Was it hypocrisy? While probing Hillary Clinton's emails, former FBI chief James Comey conducted business on his private Gmail account—including seven messages the Justice Dept. deemed too sensitive for public release, the New York Post reports. A Freedom of Information request obtained 156 of his emails, but 363 were held back for including private matters or in-house FBI communications, and seven were withheld for disclosing law enforcement techniques and procedures. A conservative watchdog that filed the request criticized Comey's emailing: "Using private email to conduct official government business endangers transparency and accountability, and that is why we sued the Department of Justice," says Cause of Action CEO John Vecchione.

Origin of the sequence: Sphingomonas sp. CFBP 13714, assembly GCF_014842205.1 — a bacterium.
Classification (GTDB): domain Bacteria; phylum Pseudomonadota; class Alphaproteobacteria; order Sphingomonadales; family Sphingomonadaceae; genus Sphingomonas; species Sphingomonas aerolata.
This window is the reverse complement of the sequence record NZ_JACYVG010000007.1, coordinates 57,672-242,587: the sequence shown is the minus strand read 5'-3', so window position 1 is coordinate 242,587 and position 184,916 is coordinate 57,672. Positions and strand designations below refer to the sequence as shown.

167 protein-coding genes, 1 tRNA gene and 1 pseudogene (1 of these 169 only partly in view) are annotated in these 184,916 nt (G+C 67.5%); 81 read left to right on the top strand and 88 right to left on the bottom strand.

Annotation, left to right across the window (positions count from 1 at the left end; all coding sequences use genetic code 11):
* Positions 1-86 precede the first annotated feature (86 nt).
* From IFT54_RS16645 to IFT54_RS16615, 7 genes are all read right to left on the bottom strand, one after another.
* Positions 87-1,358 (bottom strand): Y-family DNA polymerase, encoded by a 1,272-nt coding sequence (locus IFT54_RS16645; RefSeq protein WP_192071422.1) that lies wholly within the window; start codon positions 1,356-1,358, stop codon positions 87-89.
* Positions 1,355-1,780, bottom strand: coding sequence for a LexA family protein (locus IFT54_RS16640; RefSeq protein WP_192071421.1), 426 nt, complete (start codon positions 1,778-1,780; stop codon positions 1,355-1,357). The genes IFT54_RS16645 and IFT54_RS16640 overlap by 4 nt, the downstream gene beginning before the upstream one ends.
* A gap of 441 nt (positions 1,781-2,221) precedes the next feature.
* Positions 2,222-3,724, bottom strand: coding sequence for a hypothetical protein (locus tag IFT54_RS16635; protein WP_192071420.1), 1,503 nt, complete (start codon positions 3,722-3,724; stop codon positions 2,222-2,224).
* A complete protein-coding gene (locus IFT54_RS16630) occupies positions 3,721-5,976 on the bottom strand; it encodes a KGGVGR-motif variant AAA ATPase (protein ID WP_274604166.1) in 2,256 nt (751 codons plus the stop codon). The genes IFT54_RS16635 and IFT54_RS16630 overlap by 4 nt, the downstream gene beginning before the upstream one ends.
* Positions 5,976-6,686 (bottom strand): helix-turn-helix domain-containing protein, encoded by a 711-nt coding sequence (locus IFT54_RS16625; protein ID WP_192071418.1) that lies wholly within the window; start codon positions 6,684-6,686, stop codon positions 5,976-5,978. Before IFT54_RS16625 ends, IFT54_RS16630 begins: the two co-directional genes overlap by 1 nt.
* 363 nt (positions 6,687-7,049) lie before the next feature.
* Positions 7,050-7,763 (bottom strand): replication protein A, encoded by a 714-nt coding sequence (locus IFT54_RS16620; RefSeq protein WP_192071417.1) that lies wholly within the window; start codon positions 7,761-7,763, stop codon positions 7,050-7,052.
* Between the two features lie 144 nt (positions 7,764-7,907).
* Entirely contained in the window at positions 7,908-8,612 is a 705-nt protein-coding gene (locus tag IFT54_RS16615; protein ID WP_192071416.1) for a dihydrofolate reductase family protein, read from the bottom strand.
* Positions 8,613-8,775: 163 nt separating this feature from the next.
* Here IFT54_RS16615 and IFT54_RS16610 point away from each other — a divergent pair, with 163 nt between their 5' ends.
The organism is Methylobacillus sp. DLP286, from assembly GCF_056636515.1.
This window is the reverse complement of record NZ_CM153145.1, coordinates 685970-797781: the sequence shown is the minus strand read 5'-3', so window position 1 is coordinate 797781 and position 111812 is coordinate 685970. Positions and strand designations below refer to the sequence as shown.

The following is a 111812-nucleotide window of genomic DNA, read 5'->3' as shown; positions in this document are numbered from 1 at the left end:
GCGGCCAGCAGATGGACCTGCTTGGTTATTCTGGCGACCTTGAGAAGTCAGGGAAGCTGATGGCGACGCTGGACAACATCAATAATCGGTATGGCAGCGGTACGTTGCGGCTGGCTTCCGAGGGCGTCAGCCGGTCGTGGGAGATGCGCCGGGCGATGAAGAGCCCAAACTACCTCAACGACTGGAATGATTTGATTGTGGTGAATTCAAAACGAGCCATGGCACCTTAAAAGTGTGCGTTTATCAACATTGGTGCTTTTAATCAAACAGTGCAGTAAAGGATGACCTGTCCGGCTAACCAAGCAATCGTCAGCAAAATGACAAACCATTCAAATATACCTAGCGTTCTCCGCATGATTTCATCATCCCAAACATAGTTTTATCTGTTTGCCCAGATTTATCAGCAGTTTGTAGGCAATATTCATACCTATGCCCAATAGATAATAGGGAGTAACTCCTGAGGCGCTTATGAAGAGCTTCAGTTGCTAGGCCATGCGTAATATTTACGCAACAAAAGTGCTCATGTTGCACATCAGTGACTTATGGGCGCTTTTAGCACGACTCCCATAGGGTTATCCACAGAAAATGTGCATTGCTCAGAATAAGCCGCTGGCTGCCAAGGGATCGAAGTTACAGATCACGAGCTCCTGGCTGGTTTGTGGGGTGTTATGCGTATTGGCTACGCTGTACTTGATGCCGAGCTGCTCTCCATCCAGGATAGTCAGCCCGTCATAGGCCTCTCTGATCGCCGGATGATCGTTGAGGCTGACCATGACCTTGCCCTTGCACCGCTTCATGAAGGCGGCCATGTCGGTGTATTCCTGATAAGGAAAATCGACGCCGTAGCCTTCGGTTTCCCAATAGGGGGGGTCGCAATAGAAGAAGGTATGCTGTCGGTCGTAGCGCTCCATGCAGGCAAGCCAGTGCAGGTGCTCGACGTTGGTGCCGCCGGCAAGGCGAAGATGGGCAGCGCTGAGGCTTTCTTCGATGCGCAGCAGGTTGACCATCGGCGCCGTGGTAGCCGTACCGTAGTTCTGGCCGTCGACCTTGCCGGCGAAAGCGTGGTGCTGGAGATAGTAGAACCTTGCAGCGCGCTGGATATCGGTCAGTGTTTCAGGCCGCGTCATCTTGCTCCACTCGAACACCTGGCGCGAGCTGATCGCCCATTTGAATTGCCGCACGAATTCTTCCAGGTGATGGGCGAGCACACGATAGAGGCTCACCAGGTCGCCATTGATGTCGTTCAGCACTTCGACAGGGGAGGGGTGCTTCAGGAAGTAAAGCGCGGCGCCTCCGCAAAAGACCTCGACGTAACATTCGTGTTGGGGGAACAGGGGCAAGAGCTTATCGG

In one case, Comey appears troubled by his use of private email while investigating Clinton: "Mobile is not sending emails," Comey writes, and asks that an aide email Comey's Senate testimony to the FBI chief's private account. "He [the aide] will need to send to personal email I suppose. Embarrassing for us." The Justice Department's inspector general revealed Comey's private email use in June, per CNN, but Comey said he never sent classified information by Gmail—a contention the Post says still "appears to be true." Clinton, who also contends she never sent classified information by personal email, mocked Comey over the IG's report: "But my emails," she tweeted. (Meanwhile, Russia and China are reportedly eavesdropping on President Trump's personal iPhone.)